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Scientists are months away from peering into black holes for the first time

We’ve seen indirect evidence for decades. Now it’s time for the Event Horizon Telescope to stare one in the eyes.
800pxSagittarius_A_Light_bulb
ESO

The Event Horizon Telescope Array is almost certainly one of the most geographically widespread array telescopes ever “built”: spanning four continents, including Antarctica, the array taps into the potential of the Atacama Large Millimeter/submillimeter Array along with around a dozen other telescopes.


The goal? To image a black hole for the first time.


Scientists have discovered plenty of black holes, but the evidence has always been indirect. For instance, Cygnus X-1, the first discovered stellar mass black hole, gives away its presence by cannibalizing a nearby star and firing back hot jets of gas visible in X-ray, and many supermassive black holes are inferred either through gravitational influence or unlikely stars getting sucked into tidal disruption events. It’s sort of like watching a small ship sink without being able to see the whirlpool in the ocean taking it down.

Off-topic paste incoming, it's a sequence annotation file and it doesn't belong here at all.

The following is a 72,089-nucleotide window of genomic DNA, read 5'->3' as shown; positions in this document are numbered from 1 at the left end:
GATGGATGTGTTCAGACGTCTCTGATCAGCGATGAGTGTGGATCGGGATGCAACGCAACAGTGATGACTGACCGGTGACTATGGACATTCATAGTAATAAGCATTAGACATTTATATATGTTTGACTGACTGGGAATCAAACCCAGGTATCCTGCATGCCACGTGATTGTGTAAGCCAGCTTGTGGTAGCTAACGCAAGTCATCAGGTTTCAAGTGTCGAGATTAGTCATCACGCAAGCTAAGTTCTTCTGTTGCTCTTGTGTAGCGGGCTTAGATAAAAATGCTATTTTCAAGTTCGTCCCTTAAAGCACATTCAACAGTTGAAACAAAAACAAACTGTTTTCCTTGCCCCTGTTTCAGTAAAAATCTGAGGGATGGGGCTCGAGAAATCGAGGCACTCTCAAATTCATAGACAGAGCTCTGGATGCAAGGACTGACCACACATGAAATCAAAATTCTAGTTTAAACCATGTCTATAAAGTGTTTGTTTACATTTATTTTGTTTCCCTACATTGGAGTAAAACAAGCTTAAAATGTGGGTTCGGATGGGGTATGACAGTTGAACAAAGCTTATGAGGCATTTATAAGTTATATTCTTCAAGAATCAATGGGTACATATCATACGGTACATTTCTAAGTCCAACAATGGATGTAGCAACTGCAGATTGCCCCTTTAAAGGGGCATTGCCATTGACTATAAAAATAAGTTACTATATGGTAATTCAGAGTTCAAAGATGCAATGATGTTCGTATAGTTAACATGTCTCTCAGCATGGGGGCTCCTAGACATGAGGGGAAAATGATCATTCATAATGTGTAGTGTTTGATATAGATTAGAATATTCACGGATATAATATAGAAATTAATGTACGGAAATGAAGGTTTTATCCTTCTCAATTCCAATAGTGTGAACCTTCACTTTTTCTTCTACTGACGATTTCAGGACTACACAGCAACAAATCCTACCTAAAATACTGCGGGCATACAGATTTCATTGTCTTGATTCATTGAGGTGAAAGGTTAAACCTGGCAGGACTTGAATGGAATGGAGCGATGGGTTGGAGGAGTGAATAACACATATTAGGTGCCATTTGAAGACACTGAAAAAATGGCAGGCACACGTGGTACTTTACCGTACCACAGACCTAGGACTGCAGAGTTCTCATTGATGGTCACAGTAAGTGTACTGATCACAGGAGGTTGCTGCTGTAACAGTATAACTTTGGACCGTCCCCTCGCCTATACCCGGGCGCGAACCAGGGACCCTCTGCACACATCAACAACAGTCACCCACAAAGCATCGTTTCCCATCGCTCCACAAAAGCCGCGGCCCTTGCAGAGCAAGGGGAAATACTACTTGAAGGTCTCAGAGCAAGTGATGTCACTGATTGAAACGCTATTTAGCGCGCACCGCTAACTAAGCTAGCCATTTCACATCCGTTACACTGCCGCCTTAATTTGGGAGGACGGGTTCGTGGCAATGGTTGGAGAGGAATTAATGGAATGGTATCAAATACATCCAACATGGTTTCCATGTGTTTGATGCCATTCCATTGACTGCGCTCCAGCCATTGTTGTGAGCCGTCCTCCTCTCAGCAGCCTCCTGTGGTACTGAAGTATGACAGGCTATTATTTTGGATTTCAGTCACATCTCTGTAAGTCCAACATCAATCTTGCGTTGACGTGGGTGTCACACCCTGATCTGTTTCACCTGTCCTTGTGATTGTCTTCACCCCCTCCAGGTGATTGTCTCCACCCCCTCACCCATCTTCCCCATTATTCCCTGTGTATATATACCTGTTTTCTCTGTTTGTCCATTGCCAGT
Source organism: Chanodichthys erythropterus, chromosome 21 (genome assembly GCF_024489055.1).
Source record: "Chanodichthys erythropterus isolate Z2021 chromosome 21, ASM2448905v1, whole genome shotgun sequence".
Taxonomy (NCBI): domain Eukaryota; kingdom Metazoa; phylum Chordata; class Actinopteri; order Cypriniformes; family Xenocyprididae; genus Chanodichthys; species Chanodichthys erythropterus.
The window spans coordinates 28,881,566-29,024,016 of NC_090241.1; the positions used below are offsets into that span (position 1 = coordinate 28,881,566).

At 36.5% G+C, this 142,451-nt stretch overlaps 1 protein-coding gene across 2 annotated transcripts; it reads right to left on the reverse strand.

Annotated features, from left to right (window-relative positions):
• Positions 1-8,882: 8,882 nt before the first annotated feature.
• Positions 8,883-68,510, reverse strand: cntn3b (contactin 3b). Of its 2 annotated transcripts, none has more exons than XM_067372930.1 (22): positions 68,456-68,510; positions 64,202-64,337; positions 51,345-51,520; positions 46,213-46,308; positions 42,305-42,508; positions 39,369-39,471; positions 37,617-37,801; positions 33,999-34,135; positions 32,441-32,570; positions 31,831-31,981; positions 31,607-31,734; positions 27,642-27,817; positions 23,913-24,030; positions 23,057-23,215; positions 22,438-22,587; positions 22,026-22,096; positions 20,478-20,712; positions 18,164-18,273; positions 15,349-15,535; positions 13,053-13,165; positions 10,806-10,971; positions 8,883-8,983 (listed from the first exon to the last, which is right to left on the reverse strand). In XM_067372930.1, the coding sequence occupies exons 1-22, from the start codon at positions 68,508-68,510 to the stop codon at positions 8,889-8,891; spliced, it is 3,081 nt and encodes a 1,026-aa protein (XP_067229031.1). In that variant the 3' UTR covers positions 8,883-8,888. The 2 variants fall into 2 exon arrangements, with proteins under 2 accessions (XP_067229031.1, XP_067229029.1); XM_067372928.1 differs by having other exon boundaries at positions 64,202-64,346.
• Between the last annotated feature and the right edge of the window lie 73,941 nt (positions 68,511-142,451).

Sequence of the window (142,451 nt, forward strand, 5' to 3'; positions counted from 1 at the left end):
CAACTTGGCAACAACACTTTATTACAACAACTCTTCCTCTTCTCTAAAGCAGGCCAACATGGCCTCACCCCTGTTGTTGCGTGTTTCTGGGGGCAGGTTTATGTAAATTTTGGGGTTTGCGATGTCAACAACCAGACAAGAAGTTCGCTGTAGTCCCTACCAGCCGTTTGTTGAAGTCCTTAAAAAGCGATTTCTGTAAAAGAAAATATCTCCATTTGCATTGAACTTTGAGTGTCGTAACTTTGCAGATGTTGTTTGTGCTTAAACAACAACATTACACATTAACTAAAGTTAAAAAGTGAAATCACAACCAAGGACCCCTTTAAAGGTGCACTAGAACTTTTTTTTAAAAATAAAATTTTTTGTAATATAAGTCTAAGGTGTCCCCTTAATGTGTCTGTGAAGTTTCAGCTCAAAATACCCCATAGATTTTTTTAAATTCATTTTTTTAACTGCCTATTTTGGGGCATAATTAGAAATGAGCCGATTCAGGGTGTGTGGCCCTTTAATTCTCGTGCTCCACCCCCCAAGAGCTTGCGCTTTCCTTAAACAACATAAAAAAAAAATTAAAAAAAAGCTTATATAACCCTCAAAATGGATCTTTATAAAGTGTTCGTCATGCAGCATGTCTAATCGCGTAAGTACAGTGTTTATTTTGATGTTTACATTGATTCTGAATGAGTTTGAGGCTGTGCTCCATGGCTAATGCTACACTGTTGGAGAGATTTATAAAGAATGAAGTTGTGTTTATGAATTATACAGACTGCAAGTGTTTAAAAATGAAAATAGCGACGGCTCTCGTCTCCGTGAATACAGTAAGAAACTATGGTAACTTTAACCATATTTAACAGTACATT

But by enlisting an array of telescopes, the Event Horizon Telescope will utilize very long baseline array interferometry to measure perturbations in gas around Sagittarius A (Sag A), the black hole at the center of our galaxy. In very long baseline array interferometry, the arrival of photons from Sag A will come at different times, with each telescope measuring the same event. By reconstructing what each telescope sees, a picture can emerge of whatever is happening at the center of our galaxy.


And then, for the first time, we’ll see inside a black hole instead of witnessing its effects, which will help astronomers answer questions about behaviors of these voracious beasts. While the campaign begins in April, the first finalized image may not come out until April.


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